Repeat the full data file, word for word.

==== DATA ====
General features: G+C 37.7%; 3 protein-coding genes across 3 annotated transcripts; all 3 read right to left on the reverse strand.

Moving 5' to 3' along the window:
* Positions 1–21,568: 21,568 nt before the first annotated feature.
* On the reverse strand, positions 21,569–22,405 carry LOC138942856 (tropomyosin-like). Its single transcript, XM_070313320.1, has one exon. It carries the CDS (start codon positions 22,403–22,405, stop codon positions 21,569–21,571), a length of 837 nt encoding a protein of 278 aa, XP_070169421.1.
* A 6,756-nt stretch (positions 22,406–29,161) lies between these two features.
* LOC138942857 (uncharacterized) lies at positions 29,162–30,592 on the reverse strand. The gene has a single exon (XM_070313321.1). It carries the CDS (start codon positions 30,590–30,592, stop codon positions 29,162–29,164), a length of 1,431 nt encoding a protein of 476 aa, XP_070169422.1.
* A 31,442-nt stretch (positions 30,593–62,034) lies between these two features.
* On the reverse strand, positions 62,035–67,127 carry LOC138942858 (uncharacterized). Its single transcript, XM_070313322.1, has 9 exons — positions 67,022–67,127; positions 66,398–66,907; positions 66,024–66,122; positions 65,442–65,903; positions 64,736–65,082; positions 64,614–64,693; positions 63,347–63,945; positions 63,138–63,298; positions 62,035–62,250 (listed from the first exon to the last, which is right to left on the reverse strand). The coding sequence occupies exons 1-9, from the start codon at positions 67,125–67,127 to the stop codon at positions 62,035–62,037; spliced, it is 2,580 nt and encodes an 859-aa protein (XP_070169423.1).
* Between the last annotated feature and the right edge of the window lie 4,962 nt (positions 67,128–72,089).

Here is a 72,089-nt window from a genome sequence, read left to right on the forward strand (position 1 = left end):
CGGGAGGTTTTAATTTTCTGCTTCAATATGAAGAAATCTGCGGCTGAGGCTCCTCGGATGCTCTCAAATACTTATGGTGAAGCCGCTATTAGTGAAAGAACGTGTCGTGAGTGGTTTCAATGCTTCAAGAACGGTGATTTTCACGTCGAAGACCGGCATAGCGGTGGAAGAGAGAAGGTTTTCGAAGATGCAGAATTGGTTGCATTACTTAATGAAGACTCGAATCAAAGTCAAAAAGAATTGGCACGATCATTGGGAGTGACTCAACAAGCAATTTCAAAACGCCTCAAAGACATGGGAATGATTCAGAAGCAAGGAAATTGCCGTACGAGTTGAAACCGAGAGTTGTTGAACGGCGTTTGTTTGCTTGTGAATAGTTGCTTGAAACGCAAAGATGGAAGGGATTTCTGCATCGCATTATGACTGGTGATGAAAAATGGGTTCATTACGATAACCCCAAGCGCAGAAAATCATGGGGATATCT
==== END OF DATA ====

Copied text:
General features: G+C 37.7%; 3 protein-coding genes across 3 annotated transcripts; all 3 read right to left on the reverse strand.

Moving 5' to 3' along the window:
* Positions 1–21,568: 21,568 nt before the first annotated feature.
* On the reverse strand, positions 21,569–22,405 carry LOC138942856 (tropomyosin-like). Its single transcript, XM_070313320.1, has one exon. It carries the CDS (start codon positions 22,403–22,405, stop codon positions 21,569–21,571), a length of 837 nt encoding a protein of 278 aa, XP_070169421.1.
* A 6,756-nt stretch (positions 22,406–29,161) lies between these two features.
* LOC138942857 (uncharacterized) lies at positions 29,162–30,592 on the reverse strand. The gene has a single exon (XM_070313321.1). It carries the CDS (start codon positions 30,590–30,592, stop codon positions 29,162–29,164), a length of 1,431 nt encoding a protein of 476 aa, XP_070169422.1.
* A 31,442-nt stretch (positions 30,593–62,034) lies between these two features.
* On the reverse strand, positions 62,035–67,127 carry LOC138942858 (uncharacterized). Its single transcript, XM_070313322.1, has 9 exons — positions 67,022–67,127; positions 66,398–66,907; positions 66,024–66,122; positions 65,442–65,903; positions 64,736–65,082; positions 64,614–64,693; positions 63,347–63,945; positions 63,138–63,298; positions 62,035–62,250 (listed from the first exon to the last, which is right to left on the reverse strand). The coding sequence occupies exons 1-9, from the start codon at positions 67,125–67,127 to the stop codon at positions 62,035–62,037; spliced, it is 2,580 nt and encodes an 859-aa protein (XP_070169423.1).
* Between the last annotated feature and the right edge of the window lie 4,962 nt (positions 67,128–72,089).

Here is a 72,089-nt window from a genome sequence, read left to right on the forward strand (position 1 = left end):
CGGGAGGTTTTAATTTTCTGCTTCAATATGAAGAAATCTGCGGCTGAGGCTCCTCGGATGCTCTCAAATACTTATGGTGAAGCCGCTATTAGTGAAAGAACGTGTCGTGAGTGGTTTCAATGCTTCAAGAACGGTGATTTTCACGTCGAAGACCGGCATAGCGGTGGAAGAGAGAAGGTTTTCGAAGATGCAGAATTGGTTGCATTACTTAATGAAGACTCGAATCAAAGTCAAAAAGAATTGGCACGATCATTGGGAGTGACTCAACAAGCAATTTCAAAACGCCTCAAAGACATGGGAATGATTCAGAAGCAAGGAAATTGCCGTACGAGTTGAAACCGAGAGTTGTTGAACGGCGTTTGTTTGCTTGTGAATAGTTGCTTGAAACGCAAAGATGGAAGGGATTTCTGCATCGCATTATGACTGGTGATGAAAAATGGGTTCATTACGATAACCCCAAGCGCAGAAAATCATGGGGATATCT